Report on Guagua Pichincha (Ecuador) — February 1999
Bulletin of the Global Volcanism Network, vol. 24, no. 2 (February 1999)
Managing Editor: Richard Wunderman.
Guagua Pichincha (Ecuador) Moderate seismicity and phreatic eruptions during January-February
Please cite this report as:
Global Volcanism Program, 1999. Report on Guagua Pichincha (Ecuador) (Wunderman, R., ed.). Bulletin of the Global Volcanism Network, 24:2. Smithsonian Institution. https://doi.org/10.5479/si.GVP.BGVN199902-352020
0.171°S, 78.598°W; summit elev. 4784 m
All times are local (unless otherwise noted)
The Instituto Geofísico (IG-EPN) monitors seismic events, crustal deformation, geochemistry, and records visual observations at Guagua Pichincha. This volcano consists of a 2-km-wide caldera, breached to the west, on whose floor lies a dome complex and the present explosion craters. The following report summarizes their daily observations from 1 January to 31 March 1999. During this period, a Yellow alert status persisted.
Bad weather often prevented or hindered visual observations. Guards at the refuge station and visiting scientists frequently reported noises and the strong smell of sulfur from the fumaroles. COSPEC data from 16 January and 13 March showed only background concentrations of SO2 from the fumaroles, following the maximum concentrations yet recorded (170 t/day) on 10 December. Ash-and-steam plumes from dome fumaroles, when visible, ranged from 100 to 800 m in height, while explosion plumes reached 3 km. The 1981 explosion crater had increased in diameter and almost absorbed the September 1998 crater.
People living along the Cristal river (W flank) confirmed the seismic detection of small debris flows and floods that were generated on 7 and 27 January, 2, 16, and 21 February, and 1 March, all related to intense rainfalls; these traveled down the Rio Cristal at least 10-15 km. Estimated volumes are between 0.3 and 1 x 10-6 m3 with estimated peak discharges of 100-250 m3/s.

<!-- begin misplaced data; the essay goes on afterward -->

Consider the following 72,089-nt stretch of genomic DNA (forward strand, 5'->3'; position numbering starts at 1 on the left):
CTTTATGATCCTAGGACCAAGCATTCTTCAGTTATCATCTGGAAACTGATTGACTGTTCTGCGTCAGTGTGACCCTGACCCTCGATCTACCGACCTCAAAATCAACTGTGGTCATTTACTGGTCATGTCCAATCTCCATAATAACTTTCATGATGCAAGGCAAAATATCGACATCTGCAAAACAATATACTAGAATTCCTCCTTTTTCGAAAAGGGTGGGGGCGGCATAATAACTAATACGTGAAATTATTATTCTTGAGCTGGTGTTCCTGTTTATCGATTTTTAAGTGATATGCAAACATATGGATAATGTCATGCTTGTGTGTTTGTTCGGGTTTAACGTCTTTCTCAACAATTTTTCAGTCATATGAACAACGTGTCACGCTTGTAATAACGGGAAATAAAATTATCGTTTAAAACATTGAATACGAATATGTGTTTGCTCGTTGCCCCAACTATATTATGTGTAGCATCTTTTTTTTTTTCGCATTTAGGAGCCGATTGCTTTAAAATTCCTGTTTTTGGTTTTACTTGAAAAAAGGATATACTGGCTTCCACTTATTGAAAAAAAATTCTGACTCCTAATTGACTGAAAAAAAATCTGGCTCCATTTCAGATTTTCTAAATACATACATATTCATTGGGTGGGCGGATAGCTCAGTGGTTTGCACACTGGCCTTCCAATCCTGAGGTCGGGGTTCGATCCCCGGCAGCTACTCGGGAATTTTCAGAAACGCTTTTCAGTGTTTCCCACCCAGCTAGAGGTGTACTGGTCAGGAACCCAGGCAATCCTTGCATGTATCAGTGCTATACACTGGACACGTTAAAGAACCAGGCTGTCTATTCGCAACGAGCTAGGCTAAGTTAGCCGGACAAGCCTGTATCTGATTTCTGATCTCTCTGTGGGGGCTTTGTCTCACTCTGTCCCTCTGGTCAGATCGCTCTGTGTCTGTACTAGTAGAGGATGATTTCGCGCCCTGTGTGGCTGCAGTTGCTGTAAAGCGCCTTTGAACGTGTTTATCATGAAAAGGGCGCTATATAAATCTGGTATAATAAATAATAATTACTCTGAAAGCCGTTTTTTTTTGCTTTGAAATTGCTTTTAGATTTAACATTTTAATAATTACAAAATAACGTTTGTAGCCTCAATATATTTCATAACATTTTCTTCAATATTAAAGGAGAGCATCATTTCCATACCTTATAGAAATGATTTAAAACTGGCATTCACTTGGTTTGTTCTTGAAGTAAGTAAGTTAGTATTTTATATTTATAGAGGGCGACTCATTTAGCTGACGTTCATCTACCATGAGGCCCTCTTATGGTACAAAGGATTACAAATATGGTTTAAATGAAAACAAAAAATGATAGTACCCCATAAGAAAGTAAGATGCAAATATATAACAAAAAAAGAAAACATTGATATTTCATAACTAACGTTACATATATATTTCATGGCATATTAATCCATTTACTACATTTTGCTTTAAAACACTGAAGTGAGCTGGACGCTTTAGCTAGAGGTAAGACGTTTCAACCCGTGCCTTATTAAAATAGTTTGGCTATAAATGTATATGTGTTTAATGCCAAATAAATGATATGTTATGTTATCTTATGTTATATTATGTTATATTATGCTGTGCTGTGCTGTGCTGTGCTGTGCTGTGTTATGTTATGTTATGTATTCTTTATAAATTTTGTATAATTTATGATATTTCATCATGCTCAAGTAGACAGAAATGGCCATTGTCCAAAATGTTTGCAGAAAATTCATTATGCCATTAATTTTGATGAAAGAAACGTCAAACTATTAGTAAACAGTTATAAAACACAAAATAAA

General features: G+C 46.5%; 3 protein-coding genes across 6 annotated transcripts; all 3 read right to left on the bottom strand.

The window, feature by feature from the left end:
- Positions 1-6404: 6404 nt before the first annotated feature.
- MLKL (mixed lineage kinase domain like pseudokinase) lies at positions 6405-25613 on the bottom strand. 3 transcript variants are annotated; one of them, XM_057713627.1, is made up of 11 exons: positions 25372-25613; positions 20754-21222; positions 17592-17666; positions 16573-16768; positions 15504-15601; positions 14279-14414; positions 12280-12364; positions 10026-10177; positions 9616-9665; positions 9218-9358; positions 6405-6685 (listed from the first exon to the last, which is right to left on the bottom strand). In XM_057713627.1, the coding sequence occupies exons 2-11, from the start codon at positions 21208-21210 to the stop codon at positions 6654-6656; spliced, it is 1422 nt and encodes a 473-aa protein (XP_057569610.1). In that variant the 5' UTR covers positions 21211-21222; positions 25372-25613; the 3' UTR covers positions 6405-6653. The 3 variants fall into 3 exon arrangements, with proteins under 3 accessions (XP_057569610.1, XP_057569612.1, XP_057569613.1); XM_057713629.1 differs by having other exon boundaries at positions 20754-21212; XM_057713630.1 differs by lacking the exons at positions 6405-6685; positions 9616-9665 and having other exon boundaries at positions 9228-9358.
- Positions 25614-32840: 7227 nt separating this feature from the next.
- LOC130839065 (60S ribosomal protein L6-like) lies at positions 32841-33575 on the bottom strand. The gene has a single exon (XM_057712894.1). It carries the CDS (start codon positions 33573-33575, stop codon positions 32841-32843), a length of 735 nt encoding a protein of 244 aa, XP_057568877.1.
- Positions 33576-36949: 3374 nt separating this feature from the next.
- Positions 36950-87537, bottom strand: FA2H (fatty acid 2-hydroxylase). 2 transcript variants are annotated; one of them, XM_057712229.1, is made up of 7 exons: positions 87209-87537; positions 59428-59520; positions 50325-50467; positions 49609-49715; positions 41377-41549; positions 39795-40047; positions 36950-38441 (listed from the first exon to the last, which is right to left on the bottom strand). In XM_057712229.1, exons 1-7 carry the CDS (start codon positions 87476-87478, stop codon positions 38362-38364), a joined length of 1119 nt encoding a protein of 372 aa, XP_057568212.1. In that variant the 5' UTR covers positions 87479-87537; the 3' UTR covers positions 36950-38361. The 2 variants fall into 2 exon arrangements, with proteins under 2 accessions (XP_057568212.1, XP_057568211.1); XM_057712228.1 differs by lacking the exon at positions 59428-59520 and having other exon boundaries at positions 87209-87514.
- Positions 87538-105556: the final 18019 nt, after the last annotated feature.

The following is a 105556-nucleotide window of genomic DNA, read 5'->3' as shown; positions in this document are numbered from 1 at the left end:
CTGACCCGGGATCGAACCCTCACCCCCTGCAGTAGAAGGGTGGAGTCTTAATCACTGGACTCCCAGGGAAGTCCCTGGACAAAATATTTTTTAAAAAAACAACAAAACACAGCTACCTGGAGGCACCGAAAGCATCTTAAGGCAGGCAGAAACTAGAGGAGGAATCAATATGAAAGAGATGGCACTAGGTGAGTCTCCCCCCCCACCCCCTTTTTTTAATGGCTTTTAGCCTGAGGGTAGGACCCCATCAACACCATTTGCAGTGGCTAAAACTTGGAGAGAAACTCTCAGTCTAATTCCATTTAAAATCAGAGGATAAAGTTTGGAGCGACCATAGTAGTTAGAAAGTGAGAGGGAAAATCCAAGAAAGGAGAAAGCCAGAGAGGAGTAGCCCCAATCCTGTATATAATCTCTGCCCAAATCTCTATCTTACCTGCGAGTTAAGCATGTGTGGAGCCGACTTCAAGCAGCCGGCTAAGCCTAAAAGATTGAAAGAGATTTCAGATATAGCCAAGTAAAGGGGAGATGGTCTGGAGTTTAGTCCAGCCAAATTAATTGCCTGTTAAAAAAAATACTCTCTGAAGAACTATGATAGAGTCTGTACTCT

Phreatic explosions covered the dome and the interior of the caldera with ash and rocks. A guard at the refuge station and Civil Defense personnel found 2-5 mm of new ash and new impact craters in the Terraza area following the explosions of 21 and 23 January. Analysis of the ash showed no juvenile material, suggesting that magma had not ascended. Ballistically ejected rock fragments up to 30 cm in diameter were found 1-1.5 km S and SE of the dome, the result of phreatic explosions in this time period.
Volcano-tectonic (VT), long-period (LP), and hybrid earthquakes, sometimes in multiples, occurred almost daily throughout January, February, and March. Phreatic explosions were frequent during that period, occurring on average once per day in February and March. Daily LP event counts varied between 1 and 40, but many days had few VT or LP events. Still, 24 VT events occurred on 28 February and 1 March. .High-frequency tremor episodes of a few minutes to as much as four hours (9 February) duration were recorded, but possible associated effects in at the caldera summit could not be confirmed due to bad weather. Some rockfalls in the caldera were heard by the refuge guards while tremor episodes were occurring.
On 9 February and 14 March instruments detected 16 and 70 tectonic earthquakes along the N part of the Quito fault. The largest events had magnitudes of 3.7 and 4.0, respectively. It had been speculated that these events represented sympathetic responses to stresses produced by the volcano's magma chamber. This idea came from an earlier observation of an "on-off scenario" where the presence earthquakes in the N Quito area correlated with little seismicity registering under the caldera, and vice versa.
Reduced displacement measurements (RDs) of phreatic explosions ranged from those too small to measure to several that were 20 cm2 or greater. Some of these larger RDs, such as those on 18 and 28 January, and 13, 19, and 28 February, were the largest since October 1998. The one on 28 February was the largest yet recorded. A summary of seismic events since August 1998 is presented in table 2.
Geological Summary. Guagua Pichincha and the older Pleistocene Rucu Pichincha stratovolcanoes form a broad volcanic massif that rises immediately W of Ecuador's capital city, Quito. A lava dome grew at the head of a 6-km-wide scarp formed during a late-Pleistocene slope failure ~50,000 years ago. Subsequent late-Pleistocene and Holocene eruptions from the central vent consisted of explosive activity with pyroclastic flows accompanied by periodic growth and destruction of the lava dome. Many minor eruptions have been recorded since the mid-1500's; the largest took place in 1660, when ash fell over a 1,000 km radius and accumulated to 30 cm depth in Quito. Pyroclastic flows and surges also occurred, primarily to then W, and affected agricultural activity.
Information Contacts: Instituto Geofísico, Escuela Politécnica Nacional, Apartado 17-01-2759, Quito, Ecuador.